John Wades parents essentially share the same views as the Draytons. However Johns parents particularly his father played by Roy E. Glenn Sr. seems more realistic when speaking to his child about the situation than does Matt Drayton. He tells his son the way it really is and most likely will be. "You'll even be illegal in some states" he reminds his son. The two couples eventually come to grips with the fact that no matter what they say they will not be able to prevent their two children from going through with their plans. Spencer Tracy throughout his film career delivered many powerful lines of dialog. The final moments of this film he delivers perhaps his greatest. Which also turned out to be his last. AFI ranked this film number ninety-nine on their list of top one hundred. Because of it's powerful story and social issue it deserved to be higher. Other films that deal with interracial marriage to see are 1956's GIANT and 1961's Bridge to the Sun.
Looking at Spencer Tracy it also is obvious he's in pretty bad shape, but he at 67 was two generations older than his co-star Jean Harlow at MGM in their salad days. And this final film of his and final screen partnership with Katharine Hepburn had a lot more of a significant message than Saratoga did. It's enobling in its own way to see how much faith Spencer Tracy had in the project.
Oh, Guess Who's Coming to Dinner is certainly dated now. But back in 1967 it was daring enough. Tracy and Hepburn who for the fourth time in their nine films play a husband and wife from the start, get the news that their daughter Katharine Houghton is getting married to an older man who is a widower. Oh and by the way, she's marrying Sidney Poitier who's a doctor.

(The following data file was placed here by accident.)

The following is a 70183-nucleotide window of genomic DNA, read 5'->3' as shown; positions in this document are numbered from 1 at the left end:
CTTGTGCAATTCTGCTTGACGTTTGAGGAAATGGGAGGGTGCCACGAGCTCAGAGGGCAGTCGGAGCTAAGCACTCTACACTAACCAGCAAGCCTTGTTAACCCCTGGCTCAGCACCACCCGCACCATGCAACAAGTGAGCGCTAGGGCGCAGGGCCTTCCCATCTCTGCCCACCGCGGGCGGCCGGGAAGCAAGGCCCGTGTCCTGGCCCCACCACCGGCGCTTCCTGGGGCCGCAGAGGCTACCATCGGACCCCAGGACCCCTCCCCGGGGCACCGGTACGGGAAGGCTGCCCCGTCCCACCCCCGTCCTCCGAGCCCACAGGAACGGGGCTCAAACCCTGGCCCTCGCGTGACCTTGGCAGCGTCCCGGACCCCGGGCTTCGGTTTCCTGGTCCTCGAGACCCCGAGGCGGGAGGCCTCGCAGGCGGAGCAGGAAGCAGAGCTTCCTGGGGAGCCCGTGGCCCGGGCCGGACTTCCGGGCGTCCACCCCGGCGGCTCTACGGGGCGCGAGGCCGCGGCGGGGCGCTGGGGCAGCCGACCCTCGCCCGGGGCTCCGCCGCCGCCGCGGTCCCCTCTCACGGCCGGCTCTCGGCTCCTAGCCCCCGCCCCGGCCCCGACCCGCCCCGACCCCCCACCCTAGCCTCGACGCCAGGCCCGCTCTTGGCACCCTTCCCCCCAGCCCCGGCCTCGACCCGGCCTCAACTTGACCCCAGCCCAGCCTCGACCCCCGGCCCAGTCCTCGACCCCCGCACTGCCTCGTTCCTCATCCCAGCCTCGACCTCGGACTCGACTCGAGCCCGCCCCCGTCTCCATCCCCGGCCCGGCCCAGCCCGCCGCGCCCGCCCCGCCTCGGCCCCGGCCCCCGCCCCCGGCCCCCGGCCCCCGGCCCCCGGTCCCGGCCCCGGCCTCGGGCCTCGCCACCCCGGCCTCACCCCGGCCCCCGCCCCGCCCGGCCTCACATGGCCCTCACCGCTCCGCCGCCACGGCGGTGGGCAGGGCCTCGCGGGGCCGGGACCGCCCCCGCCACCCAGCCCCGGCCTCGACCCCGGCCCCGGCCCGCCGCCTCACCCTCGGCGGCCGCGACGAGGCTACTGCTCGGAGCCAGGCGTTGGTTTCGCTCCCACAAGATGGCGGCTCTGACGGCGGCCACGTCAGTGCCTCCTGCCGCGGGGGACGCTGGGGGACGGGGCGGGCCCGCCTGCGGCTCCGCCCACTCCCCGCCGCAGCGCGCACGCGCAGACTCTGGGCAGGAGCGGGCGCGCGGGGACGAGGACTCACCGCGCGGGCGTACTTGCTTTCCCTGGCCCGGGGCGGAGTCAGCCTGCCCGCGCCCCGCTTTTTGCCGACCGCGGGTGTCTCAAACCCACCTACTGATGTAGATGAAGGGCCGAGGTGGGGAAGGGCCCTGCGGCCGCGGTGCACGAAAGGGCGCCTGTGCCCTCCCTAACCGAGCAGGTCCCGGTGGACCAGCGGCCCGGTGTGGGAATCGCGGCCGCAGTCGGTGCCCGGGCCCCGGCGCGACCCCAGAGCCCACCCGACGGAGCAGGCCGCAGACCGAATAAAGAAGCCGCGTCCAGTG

Getting a doctor for a son-in-law would be reason enough for celebration in most homes, but interracial marriage was still a daring topic. As Roy Glenn who is Poitier's father reminds him, he's still breaking the law in 1967 in about 17 states. The film is about how Tracy and Hepburn and Glenn and his wife Beah Richards deal with the news.
Hepburn won her second Oscar for this film and she's the character on screen most of the time. Her best moment comes when she fires Virginia Christine who works for her and rushes to Hepburn's side to express "concern" for her.
One of the things that made Spencer Tracy the great player he was, was that incredible ability he had to make the audience feel he was listening. My favorite scene of his in the film is when Beah Richards is alone with him on the porch and she compares him with her husband how the two of them have forgotten all about romance. As she speaks the two of them are profiled against the screen, Richards to the left and Tracy to the right. Though Richards is in the foreground your attention is completely on Tracy and is reactions even though we're only seeing half of his face. Stole the scene without speaking a word.
I know so many people who profess liberalism in all things, but never can quite walk the walk when necessary. Guess Who's Coming to Dinner is about that, putting your money where your mouth is.
Watching my VHS copy of it again this evening, the scene with Glenn and Poitier brought home something else to me. Just like Poitier and Houghton were illegal back in 1967 in some parts of America, it was only until 2003 that gay people were illegal in and of themselves in several states. And even now same sex couples battle for marriage rights and equality.
Maybe Guess Who's Coming to Dinner isn't quite so dated at that. And maybe Brokeback Mountain is the closest thing that gay people have to a Guess Who's Coming to Dinner right now.
But can you see in a few years a man or a woman bringing home a partner of the same sex to Mom and Dad and announcing they're getting married in Massachusetts?
Now that would be a great film.
I had never seen this movie until last night, primarily because I never saw the point. The story seemed so obvious and cliché to me, having grown up decades after the film was released. Of course a family would react poorly when they see the racial difference of their daughter's chosen husband. But, I underestimated the whole thing.